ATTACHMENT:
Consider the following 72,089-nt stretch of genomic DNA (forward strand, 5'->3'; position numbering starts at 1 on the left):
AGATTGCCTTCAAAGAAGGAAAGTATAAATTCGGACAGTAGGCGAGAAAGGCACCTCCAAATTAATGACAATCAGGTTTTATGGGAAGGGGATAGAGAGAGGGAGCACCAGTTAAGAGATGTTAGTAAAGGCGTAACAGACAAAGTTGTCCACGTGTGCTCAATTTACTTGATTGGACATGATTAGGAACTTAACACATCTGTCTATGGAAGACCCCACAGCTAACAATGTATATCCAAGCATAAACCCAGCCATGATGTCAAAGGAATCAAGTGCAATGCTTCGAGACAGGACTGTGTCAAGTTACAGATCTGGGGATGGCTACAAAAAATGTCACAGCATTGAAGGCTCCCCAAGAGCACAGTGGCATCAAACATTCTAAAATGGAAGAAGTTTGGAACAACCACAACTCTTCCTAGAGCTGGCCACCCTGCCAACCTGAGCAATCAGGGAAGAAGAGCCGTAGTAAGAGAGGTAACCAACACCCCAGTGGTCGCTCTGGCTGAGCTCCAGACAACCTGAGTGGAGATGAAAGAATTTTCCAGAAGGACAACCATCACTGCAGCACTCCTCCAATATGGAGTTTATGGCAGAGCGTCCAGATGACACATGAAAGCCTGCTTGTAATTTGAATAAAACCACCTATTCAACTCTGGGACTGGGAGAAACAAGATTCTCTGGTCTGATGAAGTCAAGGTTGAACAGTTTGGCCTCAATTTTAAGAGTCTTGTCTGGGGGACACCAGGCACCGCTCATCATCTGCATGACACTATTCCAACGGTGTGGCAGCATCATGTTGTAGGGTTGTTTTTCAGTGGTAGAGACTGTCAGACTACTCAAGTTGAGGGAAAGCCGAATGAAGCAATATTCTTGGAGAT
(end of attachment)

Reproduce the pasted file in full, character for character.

Consider the following 72,089-nt stretch of genomic DNA (forward strand, 5'->3'; position numbering starts at 1 on the left):
AGATTGCCTTCAAAGAAGGAAAGTATAAATTCGGACAGTAGGCGAGAAAGGCACCTCCAAATTAATGACAATCAGGTTTTATGGGAAGGGGATAGAGAGAGGGAGCACCAGTTAAGAGATGTTAGTAAAGGCGTAACAGACAAAGTTGTCCACGTGTGCTCAATTTACTTGATTGGACATGATTAGGAACTTAACACATCTGTCTATGGAAGACCCCACAGCTAACAATGTATATCCAAGCATAAACCCAGCCATGATGTCAAAGGAATCAAGTGCAATGCTTCGAGACAGGACTGTGTCAAGTTACAGATCTGGGGATGGCTACAAAAAATGTCACAGCATTGAAGGCTCCCCAAGAGCACAGTGGCATCAAACATTCTAAAATGGAAGAAGTTTGGAACAACCACAACTCTTCCTAGAGCTGGCCACCCTGCCAACCTGAGCAATCAGGGAAGAAGAGCCGTAGTAAGAGAGGTAACCAACACCCCAGTGGTCGCTCTGGCTGAGCTCCAGACAACCTGAGTGGAGATGAAAGAATTTTCCAGAAGGACAACCATCACTGCAGCACTCCTCCAATATGGAGTTTATGGCAGAGCGTCCAGATGACACATGAAAGCCTGCTTGTAATTTGAATAAAACCACCTATTCAACTCTGGGACTGGGAGAAACAAGATTCTCTGGTCTGATGAAGTCAAGGTTGAACAGTTTGGCCTCAATTTTAAGAGTCTTGTCTGGGGGACACCAGGCACCGCTCATCATCTGCATGACACTATTCCAACGGTGTGGCAGCATCATGTTGTAGGGTTGTTTTTCAGTGGTAGAGACTGTCAGACTACTCAAGTTGAGGGAAAGCCGAATGAAGCAATATTCTTGGAGAT